The wax layer 54 is applied over the latex layer 50 via wax coating machine 110, shown in FIGS. 6 and 7. The latex coated fabric passes over rollers 112 and is sprayed with a layer of diluted emulsified wax (a preferred mixing ratio of water: wax is 17:1) with pressurized guns 114 onto the latex surface 50 of the coated fabric at a travelling speed of preferably approximately 5 m/min. at a temperature of 60 C. An additional layer of emulsified wax in higher concentration (the preferred mixing ratio of water: wax is 8:1) is sprayed in a similar way by guns 116 at a conveying speed of approximately 5 m/min. and at a temperature of 80 C. After spraying, the fabric 104, as seen in FIG. 9, is subject to air cooling and drying before being baled for lamination to the base, polyester layer 34.

Fabric Lamination

Fabric 104 is laminated to the top surface 38 of base polyester layer 34 via laminating machine 120, shown in FIG. 8. Laminating machine 120 includes glue reservoir 122 and glue take up roller 124 which applies an adhesive layer onto the bottom, non-coated surface 44 of the cotton fabric layer 42 of fabric 104. The adhesive is preferably industrial grade resin-agent type glue. Cotton fabric layer 42, at its bottom surface 44, is then compressed at 126 with the top surface 38 of the base polyester layer 34. The multi-layer fabric 10 is conveyed via transport rollers 130 through the oven 134 of glue drying drum 132 (in the direction of the arrows) for drying at 80 C. prior to being air cooled and rolled for fabrication as desired, such as into glove 12.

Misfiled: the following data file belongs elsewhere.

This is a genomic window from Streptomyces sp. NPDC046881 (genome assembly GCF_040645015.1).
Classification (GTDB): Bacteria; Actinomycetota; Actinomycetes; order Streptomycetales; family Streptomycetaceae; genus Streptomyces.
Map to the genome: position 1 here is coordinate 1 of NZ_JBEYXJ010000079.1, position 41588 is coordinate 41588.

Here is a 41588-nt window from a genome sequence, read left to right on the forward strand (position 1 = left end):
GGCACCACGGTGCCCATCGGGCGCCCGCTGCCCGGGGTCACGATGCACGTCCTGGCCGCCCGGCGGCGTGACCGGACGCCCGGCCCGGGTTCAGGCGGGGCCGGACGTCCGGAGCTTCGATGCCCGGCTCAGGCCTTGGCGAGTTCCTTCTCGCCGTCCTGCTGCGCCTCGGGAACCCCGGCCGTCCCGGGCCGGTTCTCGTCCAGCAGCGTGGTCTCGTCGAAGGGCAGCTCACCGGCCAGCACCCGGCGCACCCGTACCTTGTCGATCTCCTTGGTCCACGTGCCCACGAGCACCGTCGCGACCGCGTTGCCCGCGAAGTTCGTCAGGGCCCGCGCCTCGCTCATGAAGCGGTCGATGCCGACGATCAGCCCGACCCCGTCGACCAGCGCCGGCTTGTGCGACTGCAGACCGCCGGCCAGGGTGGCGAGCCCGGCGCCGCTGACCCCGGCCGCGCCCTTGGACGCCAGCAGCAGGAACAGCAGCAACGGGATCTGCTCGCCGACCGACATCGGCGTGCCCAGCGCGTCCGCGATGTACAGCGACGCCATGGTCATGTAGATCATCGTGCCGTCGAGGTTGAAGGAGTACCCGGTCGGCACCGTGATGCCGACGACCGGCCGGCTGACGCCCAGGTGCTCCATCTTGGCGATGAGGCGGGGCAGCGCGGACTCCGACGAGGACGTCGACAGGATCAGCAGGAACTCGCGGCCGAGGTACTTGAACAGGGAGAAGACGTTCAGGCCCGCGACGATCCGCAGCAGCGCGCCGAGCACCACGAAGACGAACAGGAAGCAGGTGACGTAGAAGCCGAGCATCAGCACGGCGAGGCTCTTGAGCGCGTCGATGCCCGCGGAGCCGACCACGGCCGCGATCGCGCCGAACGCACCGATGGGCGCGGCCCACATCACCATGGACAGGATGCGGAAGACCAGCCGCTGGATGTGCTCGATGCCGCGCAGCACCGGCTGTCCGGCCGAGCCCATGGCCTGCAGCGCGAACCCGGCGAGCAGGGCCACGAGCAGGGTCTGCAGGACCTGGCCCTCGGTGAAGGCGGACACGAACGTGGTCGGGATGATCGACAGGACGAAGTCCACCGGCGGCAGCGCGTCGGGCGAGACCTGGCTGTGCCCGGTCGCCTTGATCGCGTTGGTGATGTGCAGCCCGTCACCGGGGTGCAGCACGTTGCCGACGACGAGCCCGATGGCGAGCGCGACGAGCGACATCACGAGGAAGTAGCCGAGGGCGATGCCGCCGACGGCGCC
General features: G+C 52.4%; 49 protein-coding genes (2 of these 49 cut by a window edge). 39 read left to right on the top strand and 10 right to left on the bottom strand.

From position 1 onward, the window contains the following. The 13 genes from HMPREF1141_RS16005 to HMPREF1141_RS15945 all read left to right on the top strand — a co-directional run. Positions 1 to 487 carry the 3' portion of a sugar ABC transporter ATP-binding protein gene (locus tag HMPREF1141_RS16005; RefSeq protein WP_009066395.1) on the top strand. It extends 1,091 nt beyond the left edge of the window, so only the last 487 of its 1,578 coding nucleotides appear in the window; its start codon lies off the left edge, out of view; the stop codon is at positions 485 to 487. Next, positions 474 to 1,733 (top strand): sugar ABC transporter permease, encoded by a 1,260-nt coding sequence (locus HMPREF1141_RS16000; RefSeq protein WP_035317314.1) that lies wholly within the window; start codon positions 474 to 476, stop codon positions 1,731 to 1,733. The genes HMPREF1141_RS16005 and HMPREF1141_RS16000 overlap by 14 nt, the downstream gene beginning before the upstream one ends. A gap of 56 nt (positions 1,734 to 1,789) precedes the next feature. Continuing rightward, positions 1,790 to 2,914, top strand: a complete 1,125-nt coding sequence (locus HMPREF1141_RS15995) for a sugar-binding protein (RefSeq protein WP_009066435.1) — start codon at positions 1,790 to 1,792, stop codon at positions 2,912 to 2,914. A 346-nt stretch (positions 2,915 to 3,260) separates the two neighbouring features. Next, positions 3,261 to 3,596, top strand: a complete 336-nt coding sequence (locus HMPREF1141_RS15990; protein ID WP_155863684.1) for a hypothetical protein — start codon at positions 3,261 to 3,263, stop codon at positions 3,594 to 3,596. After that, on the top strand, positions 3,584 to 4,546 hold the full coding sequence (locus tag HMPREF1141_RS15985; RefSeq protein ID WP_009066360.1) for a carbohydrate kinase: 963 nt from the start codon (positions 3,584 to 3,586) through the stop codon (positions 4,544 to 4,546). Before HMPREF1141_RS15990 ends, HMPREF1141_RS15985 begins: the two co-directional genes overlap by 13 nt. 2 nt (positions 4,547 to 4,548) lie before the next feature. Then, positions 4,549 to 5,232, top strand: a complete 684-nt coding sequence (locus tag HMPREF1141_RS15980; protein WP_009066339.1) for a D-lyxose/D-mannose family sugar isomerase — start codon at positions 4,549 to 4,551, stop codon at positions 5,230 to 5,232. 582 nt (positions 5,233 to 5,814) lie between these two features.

Patent Citations
Cited PatentFiling datePublication dateApplicantTitle
US4663231 *May 22, 1986May 5, 1987Ppg Industries, Inc.Flexible, chemically treated fibers and coated fabrics thereof
US5942452 *May 2, 1997Aug 24, 1999Amoco CorporationAntiskid fabric
US6265191 *Aug 20, 1993Jul 24, 2001The Clorox CompanyImmobilization of pseudomonas lipase on surfaces for oil removal
Non-Patent Citations
Reference
1Midwest Quality Gloves, Inc., 1988 Catalog, Excerpt of p. 2, Style #7103.
2Midwest Quality Gloves, Inc., 1998 Catalog, Excerpt of p. 8, Style #7790, Community Press, Inc., Chillicothe, Missouri USA.
Referenced by
Citing PatentFiling datePublication dateApplicantTitle